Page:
Before my study abroad semester in Morocco, I was seriously considering going to graduate school. But after this semester, I realized that what I desire to learn I won’t be able to find in a classroom (more on this later).
Specifically, I calculated the economic cost of going to graduate school. I estimated that graduate school would cost between $25,000 to $45,000 per year, and after three years of graduate school, I am about $75,000 to $135,000 in debt.
Of course that estimate doesn’t take into account the income lost for not working during that period, but also, it doesn’t take into account the time I would lose and never regain: my early 20’s, when I am free from all commitments and obligations.
Personally, it isn’t worth it. With a graduate degree diminishing in value every year in the US (more graduate students in the work force and the current stagnation of jobs), the costs exceed the benefits.
But in the wise words of Mark Twain, “Don’t let your schooling interfere with your education.” Even though I will not be attending graduate school, it doesn’t mean I will stop learning. On the contrary, my education is a life long journey and mine is not ending when I graduate next spring.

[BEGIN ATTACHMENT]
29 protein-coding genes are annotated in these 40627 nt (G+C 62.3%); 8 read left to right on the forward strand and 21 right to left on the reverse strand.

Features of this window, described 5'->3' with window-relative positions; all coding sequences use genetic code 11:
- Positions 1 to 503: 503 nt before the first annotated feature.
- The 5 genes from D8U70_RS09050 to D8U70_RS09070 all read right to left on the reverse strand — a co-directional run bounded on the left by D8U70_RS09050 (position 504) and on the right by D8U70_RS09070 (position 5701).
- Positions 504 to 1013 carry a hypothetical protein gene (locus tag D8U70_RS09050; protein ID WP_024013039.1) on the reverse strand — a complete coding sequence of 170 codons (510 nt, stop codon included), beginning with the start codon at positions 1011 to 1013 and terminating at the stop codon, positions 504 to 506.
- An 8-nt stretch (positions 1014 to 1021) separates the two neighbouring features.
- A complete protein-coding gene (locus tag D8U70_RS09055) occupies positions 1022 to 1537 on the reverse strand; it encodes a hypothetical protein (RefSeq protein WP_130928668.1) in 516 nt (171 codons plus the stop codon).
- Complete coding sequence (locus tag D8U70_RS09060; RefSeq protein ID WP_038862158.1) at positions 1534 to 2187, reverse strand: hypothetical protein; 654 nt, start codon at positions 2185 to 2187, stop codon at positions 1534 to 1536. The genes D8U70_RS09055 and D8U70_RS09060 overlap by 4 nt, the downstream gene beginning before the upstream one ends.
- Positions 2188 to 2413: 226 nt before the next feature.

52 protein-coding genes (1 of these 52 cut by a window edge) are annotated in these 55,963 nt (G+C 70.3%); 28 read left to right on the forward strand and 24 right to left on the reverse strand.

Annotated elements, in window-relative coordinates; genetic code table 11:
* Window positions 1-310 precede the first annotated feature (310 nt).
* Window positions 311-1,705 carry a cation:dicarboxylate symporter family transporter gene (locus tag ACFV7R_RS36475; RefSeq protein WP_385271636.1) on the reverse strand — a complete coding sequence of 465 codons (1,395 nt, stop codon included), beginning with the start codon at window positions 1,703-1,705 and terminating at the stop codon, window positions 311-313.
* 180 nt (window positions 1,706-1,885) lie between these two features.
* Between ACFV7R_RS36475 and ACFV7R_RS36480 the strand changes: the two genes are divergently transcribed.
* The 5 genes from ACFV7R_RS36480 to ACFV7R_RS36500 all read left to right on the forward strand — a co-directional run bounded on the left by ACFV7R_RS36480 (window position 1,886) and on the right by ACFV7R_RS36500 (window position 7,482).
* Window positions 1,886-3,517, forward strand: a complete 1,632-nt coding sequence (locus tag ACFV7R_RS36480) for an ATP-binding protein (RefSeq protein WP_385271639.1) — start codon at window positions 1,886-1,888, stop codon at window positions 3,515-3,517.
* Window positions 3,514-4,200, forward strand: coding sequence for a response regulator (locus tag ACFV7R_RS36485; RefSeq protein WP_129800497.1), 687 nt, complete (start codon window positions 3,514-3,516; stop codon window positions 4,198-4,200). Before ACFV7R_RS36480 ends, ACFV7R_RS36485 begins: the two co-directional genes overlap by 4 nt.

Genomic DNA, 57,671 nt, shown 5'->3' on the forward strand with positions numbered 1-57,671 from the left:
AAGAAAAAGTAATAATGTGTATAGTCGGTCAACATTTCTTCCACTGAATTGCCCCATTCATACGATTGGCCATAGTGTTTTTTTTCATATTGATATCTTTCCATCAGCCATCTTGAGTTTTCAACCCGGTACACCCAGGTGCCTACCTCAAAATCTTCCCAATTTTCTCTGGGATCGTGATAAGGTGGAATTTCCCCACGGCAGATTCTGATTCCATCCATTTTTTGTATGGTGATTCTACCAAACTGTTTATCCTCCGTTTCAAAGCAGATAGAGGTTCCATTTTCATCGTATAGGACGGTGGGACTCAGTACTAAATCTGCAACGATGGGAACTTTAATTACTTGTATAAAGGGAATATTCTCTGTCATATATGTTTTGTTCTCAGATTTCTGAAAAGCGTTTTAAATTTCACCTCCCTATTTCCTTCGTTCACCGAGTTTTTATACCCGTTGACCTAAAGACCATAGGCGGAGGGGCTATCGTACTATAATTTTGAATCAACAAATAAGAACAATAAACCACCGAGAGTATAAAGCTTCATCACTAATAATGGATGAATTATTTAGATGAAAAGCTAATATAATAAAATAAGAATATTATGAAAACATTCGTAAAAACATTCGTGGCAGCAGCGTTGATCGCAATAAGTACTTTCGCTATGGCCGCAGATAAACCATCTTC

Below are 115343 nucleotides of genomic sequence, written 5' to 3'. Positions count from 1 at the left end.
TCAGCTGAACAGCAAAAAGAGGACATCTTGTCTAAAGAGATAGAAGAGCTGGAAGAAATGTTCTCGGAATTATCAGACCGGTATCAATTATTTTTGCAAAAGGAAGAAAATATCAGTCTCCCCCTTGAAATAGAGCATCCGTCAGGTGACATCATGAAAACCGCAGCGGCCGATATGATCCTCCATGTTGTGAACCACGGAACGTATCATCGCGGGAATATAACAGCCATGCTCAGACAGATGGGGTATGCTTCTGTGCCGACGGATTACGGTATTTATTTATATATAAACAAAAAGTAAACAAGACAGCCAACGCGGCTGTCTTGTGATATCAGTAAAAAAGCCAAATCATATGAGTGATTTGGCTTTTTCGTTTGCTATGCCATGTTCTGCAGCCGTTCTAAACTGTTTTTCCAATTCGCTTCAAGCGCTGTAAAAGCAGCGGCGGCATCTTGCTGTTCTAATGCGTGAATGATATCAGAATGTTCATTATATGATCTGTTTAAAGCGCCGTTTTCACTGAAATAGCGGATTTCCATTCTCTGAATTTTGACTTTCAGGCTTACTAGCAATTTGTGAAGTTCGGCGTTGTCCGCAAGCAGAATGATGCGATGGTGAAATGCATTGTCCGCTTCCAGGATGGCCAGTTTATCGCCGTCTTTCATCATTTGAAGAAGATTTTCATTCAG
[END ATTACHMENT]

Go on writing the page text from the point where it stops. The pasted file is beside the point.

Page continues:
When I take into account the free-online courses that are being offered by Ivy schools, the infinite information thanks to the internet that is available, and access to public libraries, museums and so forth; we are at the forefront of a shift in how education is acquired.
Furthermore, what I truly desire to learn about, I won’t be able to find in a classroom. These last five months in Morocco taught me that traveling teaches you about the world, about history and society, but it also teaches you about yourself. I realized, that in a world where so few people know who they are, where so many people follow the mindless herd — knowing who I am as a person is far more important to me than hanging a diploma on a wall.